FOREMAN: So you don't believe what you're being told?

JONES: No, I don't. I mean they sprayed all these dispersants and stuff and it made the oil sink. So of course it's going to be off the top, because it all sunk.

FOREMAN: Why would they be saying they're making all this progress if it's not true though.

JONES: Because they want to cover their butts. They actually want to cover their butts because they know they got more problems ahead. Because when all these other people around here start getting sicker and sicker, they'll see it.


FOREMAN: A new survey out of Columbia University of 1,200 coastal residents shows she's not alone in her anger or her doubt. One in five, say they've lost income to the spill. About one in ten, say they've lost their jobs. And a quarter think that they will have to move away from the Gulf as the true impact finally becomes known, Anderson. COOPER: Yes, and Ken Feinberg says that mental health issues are not going to be paid for counseling and the like. It's not going to be paid for in this $20 billion fund.

And I think, the last I heard, BP still hasn't said whether or not they were going to pay the states. I know Louisiana long ago, months ago, had asked for millions, a few million for mental health counseling and stuff. I think they haven't gotten word on that. We'll double check on that tomorrow.

But local officials, how are they reacting to all these new studies?

FOREMAN: Well, I'll tell you, Anderson, what they're doing is they are pressing fast and hard right now to make sure that BP and the Fed stay engaged on the cleanup and restoration of the economy here.

I tell you, what President Obama said, I think makes people nervous here because they feel like that's the disengagement. You know, problem solved.

They know here that their states have lost tourism, by one estimate maybe up to $23 billion worth over the next three years. Untold numbers of animals have been injured or killed and miles of habitat soiled. I say untold, because when you talk about contamination of a nursery area for some species, the impact might not be known for years and could be very bad.

And, of course, there's no complete tally on all the jobs lost, no real sense of how much trouble Gulf seafood producers are going to have selling their products when this is all over. That's why some local leaders here are saying very loudly tonight, make no mistake about it, the crisis for them is not past.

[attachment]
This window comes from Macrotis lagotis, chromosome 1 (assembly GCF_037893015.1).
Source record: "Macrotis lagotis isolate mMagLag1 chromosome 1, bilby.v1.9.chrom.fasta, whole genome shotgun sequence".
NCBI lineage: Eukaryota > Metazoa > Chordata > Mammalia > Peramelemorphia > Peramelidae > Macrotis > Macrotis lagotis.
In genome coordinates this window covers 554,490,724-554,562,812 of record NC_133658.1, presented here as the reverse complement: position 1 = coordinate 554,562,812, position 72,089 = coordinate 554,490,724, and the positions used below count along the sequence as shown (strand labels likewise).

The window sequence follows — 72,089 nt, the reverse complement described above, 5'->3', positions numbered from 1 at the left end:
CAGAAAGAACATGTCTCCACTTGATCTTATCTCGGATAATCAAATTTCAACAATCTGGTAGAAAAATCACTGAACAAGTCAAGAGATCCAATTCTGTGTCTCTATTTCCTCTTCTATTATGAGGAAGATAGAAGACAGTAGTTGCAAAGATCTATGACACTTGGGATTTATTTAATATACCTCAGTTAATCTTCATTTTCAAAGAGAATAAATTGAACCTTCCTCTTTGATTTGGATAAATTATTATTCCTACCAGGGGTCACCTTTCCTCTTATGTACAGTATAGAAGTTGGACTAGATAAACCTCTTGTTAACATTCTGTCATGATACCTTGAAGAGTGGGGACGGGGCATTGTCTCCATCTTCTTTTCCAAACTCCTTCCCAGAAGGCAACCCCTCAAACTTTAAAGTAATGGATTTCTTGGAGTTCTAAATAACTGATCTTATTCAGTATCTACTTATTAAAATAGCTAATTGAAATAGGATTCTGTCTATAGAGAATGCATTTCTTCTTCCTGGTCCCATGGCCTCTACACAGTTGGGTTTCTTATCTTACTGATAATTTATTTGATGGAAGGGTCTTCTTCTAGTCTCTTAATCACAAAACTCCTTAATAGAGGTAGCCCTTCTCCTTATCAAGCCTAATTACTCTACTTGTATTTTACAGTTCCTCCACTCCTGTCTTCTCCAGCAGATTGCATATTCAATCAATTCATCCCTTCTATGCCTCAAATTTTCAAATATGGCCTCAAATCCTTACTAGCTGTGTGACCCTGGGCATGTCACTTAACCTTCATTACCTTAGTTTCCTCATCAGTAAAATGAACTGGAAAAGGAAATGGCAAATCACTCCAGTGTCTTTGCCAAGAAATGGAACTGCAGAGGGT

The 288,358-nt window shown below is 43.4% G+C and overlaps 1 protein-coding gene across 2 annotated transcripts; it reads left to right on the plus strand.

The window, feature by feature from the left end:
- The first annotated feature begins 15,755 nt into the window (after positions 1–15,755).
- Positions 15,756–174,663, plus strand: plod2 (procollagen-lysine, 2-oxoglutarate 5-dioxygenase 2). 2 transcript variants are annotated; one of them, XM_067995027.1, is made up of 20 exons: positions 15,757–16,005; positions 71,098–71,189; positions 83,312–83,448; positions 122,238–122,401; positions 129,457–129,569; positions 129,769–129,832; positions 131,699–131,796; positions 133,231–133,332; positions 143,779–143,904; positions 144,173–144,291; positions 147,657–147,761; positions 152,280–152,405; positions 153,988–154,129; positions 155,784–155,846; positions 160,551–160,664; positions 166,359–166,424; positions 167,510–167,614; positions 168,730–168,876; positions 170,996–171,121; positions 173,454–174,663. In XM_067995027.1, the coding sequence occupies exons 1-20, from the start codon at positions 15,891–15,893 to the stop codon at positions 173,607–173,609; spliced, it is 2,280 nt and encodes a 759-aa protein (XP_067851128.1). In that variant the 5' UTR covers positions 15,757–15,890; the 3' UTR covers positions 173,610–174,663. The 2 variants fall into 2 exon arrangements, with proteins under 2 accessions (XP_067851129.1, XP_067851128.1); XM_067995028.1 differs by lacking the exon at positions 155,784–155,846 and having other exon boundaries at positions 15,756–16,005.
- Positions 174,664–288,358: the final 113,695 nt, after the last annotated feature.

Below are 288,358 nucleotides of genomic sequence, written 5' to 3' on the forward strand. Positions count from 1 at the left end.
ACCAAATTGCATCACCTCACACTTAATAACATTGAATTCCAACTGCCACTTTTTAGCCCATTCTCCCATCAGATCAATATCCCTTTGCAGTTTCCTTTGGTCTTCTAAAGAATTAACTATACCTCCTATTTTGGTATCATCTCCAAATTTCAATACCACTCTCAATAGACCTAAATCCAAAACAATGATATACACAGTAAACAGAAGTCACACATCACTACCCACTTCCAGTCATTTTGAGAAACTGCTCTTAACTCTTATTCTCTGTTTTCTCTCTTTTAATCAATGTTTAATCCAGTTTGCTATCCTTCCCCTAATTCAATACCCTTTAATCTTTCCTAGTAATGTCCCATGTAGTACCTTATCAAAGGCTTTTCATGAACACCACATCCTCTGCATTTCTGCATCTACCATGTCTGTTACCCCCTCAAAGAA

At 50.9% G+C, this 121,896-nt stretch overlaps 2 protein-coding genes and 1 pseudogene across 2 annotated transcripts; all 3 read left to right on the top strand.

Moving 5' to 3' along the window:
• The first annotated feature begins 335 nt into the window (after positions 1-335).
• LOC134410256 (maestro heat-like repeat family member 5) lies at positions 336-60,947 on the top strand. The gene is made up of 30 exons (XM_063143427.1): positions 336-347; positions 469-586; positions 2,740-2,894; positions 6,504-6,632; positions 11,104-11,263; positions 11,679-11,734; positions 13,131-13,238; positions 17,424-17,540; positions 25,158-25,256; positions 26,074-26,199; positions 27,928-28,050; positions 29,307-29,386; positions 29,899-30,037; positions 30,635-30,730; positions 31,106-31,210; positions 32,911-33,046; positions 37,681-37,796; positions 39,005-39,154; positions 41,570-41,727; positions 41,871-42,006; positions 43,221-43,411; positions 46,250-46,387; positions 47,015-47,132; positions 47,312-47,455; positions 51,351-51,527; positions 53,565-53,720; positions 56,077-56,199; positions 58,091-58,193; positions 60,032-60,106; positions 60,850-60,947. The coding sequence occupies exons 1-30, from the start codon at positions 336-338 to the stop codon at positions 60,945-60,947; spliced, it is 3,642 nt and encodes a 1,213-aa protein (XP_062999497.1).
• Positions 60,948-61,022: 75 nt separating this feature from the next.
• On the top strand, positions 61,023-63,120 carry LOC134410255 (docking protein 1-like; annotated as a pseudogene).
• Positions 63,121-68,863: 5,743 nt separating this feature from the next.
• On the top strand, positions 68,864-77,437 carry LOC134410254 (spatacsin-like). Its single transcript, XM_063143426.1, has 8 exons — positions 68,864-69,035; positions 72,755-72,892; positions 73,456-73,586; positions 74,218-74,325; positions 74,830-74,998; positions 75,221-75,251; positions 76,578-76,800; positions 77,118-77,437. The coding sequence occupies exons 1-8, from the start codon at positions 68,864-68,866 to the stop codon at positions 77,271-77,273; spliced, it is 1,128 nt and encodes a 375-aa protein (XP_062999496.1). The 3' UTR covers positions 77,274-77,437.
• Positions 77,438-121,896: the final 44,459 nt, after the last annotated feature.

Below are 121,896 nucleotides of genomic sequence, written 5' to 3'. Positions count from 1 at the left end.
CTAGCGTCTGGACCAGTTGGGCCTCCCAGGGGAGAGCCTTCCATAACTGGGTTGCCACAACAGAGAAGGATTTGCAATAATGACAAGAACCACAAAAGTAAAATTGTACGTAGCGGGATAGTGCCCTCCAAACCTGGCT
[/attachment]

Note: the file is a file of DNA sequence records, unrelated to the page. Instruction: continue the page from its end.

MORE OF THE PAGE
COOPER: Yes. And even the scientists, who -- the NOAA scientists who announced this -- this new report today very publicly said, look -- when pressed -- he said, look, we're not trying to give the impression that this thing is over. We're not going to know for years the impact of a lot of this stuff.

Tom, we'll continue to follow it. Tom Foreman thanks very much.

Detroit is often seen as the poster city for (INAUDIBLE) but a human rights group called Global Exchange sees potential when many others may not. They believe Detroit can become a model city and says one of its poorest neighborhoods soon may be teaching the rest of us how to live better.

Along with energy experts, it has launched a program called "Green Economy Leadership Training" or GELT; its goal, saving residents of Highland Park big bucks on their utility bills.

Joe Johns shows us how it works.

(BEGIN VIDEOTAPE) JOHNS: A watershed moment for members of the Green Economy Leadership Training team. After six weeks of intensive training, they're weatherizing their first home.

UNIDENTIFIED MALE: How are you doing?

UNIDENTIFIED FEMALE: Grocery bags actually acts as a perfect --



JOHNS: For Karletha Price, the help can't come soon enough. She's unemployed and raising six kids on her own.

KARLETHA PRICE, RESIDENT: We do not have the funds to really put new windows and everything we need in the home but this will help us with our heating tremendously.

JOHNS: Once inside the team installs window kits and seals cracks. Their work could save the family hundreds of dollars a year on their electric bill. Karletha's sons are relieved after spending the last few winters without heat.

LARRY, KARLETHA'S SON: We did have a little trouble in the wintertime and trying to keep us warm we'd have to light fires and stuff.

JOHNS: By the end of the summer the GELT team hopes to complete 200 more homes in Highland Park. It's part of an even greener plan designed by Global Exchange activist Scott Meloeny.

SCOTT MELOENY, GLOBAL EXCHANGE: We're talking about a citywide food system. We're talking about we're in the process of acquiring more land. We're talking about turning that land into full-scale agriculture. We're talking about revitalizing a farmer's market that hasn't been seen in Highland Park in decades.

JOHNS: Meloeny and GELT set up shop in Highland Park, once home to Ford and Chrysler, now one of the worst neighborhoods in Detroit. This formerly abandoned house is now a makeshift classroom. Here energy experts teach GELT members how to weatherize homes.

ANDREA FLEMING, W.A.R.M.: Today right now we're going to be talking about what goes into that electric bill.

JOHNS: And in a back yard overgrown for decades a so-called Urban Lab showing residents how to grow their own food.

MELOENY: These will be great for raised beds.

JOHNS: Compost and use a solar energy earth oven.

MELOENY: We can cook food in here. We can bake bread. We can put pizzas in.

JOHNS: The neighborhood kids are going green, too, sitting in on meetings, even composting.

ISAIAH, 12-YEAR-OLD: We're just helping out the folks out there, you know, helping out the folks do stuff and out in this world. And it's good to recycle.

MELOENY: We just need to first lay the foundation that people can say they did it there. We can do it in our community.

JOHNS: Joe Johns, CNN.


COOPER: That's it for 360. Thanks for watching.

"LARRY KING" starts now.

I'll see you tomorrow night.